Submit a Comment
  • justmesuzanne profile imageAUTHOR


    7 years ago from Texas

    Glad I could be of help! :)

  • Night Magic profile image

    Night Magic 

    7 years ago from Canada

    Good points. I'll have to suggest them to my friend.

  • justmesuzanne profile imageAUTHOR


    7 years ago from Texas

    Yes, this is especially true of yappy little dogs like Chihuahuas that get a lot of positive reinforcement for their behavior.

  • Nature by Dawn profile image

    Dawn Ross 

    7 years ago

    Great information. I don't think a lot of people realize that they have inadvertently taught their dogs to bark.

  • justmesuzanne profile imageAUTHOR


    7 years ago from Texas

    Thank you! Yes, my dogs have different tones for different purposes, too. Your comment about responding to the danger bark is what I mean about "thanking" the dog for alerting you. I do the same thing. My dogs also know the phrases, "It's OK", "I know about that" "Mind your business" and "Don't worry". Those are all phrases to calm the "There's something really dangerous out here!" bark!

  • ktrapp profile image

    Kristin Trapp 

    7 years ago from Illinois

    I have noticed that my dog, who can be very vocal at times, seems to have different barks for different things. If she is barking because she is warning us of "danger" then there is no making her be quiet until she feels that we are safe. I have found for her "warning us of danger" bark that I have to respond to it and let her know that everything is ok, or else she needs to keep barking. It's actually very interesting. This is a very interesting article.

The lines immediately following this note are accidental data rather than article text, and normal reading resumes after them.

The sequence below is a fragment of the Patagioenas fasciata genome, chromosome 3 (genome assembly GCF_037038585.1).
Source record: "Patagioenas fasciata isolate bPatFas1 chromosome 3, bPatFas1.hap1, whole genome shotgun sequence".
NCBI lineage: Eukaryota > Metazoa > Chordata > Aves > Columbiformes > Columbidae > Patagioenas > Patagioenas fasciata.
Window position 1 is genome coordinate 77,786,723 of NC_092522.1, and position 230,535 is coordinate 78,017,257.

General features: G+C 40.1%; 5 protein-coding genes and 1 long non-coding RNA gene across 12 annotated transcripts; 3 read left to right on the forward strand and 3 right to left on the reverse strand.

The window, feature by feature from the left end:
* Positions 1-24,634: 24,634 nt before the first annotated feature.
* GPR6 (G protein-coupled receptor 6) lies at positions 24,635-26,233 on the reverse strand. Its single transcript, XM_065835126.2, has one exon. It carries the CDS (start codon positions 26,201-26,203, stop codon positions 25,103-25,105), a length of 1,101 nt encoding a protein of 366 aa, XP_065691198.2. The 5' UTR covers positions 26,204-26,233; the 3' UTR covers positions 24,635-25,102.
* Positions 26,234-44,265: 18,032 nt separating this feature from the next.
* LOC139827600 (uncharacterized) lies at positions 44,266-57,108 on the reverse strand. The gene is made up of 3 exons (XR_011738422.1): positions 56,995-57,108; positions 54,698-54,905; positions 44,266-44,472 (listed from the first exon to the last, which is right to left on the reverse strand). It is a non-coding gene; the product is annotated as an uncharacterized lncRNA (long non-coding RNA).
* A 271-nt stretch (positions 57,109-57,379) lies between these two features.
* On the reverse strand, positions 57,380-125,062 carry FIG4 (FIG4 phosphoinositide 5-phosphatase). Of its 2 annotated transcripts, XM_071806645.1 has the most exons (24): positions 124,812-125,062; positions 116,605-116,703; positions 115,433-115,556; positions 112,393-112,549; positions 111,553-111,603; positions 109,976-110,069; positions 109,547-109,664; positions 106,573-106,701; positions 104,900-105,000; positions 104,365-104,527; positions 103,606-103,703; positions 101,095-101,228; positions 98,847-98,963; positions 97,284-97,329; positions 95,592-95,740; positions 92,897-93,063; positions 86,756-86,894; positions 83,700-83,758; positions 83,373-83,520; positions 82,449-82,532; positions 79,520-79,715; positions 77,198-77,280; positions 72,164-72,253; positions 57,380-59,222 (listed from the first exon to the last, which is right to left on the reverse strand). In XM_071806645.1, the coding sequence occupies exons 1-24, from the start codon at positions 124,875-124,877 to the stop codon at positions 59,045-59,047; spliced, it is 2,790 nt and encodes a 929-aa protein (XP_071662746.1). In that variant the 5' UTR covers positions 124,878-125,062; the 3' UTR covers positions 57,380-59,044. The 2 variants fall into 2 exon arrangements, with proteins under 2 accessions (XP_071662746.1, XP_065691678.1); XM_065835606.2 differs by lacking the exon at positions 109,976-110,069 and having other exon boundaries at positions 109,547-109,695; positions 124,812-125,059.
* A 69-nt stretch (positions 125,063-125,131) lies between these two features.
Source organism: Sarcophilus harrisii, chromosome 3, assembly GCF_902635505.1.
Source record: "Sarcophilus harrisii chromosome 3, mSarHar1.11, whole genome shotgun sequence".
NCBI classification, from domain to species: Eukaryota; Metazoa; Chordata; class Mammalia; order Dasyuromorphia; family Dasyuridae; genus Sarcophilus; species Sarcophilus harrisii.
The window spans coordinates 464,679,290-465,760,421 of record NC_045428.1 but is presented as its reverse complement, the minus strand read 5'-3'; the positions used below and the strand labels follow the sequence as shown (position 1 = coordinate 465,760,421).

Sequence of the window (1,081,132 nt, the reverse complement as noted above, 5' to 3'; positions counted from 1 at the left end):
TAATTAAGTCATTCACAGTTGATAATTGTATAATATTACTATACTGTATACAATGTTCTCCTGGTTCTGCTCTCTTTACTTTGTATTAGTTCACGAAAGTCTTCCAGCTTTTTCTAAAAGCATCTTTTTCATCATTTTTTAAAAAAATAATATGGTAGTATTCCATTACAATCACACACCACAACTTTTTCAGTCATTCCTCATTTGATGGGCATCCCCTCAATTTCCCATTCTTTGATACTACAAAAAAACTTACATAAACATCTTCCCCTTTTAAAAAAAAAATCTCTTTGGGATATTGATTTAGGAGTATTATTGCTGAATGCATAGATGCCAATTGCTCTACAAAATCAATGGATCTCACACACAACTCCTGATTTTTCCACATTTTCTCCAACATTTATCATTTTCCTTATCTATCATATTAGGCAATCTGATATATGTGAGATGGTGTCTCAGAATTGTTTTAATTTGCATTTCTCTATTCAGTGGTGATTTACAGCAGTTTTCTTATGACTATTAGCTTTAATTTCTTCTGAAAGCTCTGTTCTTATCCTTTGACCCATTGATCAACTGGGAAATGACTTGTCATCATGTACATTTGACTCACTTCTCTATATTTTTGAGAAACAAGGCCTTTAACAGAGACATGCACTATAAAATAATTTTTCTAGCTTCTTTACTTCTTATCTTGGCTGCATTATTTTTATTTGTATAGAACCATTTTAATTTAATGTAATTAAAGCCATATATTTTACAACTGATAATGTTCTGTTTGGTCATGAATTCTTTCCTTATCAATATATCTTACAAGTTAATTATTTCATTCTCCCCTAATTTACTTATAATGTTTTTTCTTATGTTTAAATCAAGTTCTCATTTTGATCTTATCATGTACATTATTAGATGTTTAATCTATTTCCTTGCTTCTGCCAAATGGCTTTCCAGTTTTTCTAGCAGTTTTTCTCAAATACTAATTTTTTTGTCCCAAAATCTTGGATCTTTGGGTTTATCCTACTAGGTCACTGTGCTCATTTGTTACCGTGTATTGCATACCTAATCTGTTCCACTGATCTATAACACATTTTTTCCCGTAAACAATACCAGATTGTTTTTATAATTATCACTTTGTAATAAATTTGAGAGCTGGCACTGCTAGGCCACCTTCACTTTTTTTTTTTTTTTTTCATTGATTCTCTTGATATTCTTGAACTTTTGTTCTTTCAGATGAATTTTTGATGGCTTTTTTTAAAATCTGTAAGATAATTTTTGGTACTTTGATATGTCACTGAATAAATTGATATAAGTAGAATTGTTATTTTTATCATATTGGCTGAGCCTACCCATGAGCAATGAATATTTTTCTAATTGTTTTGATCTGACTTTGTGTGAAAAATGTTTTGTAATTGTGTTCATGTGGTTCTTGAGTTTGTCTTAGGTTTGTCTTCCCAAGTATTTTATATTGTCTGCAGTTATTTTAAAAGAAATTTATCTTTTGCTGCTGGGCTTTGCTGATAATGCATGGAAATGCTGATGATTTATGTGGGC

• justmesuzanne profile imageAUTHOR


    7 years ago from Texas

    Many thanks! :)

  • thelyricwriter profile image

    Richard Ricky Hale 

    7 years ago from West Virginia

    up, useful, and interesting Suzanne. It all makes sense. He is talking. Why do we talk? We are trying to accomplish something. I don't believe in the bark collars either. People shouldn't use them. This is a very useful article my friend. Many people will find it that way. Well done. Have a good day:)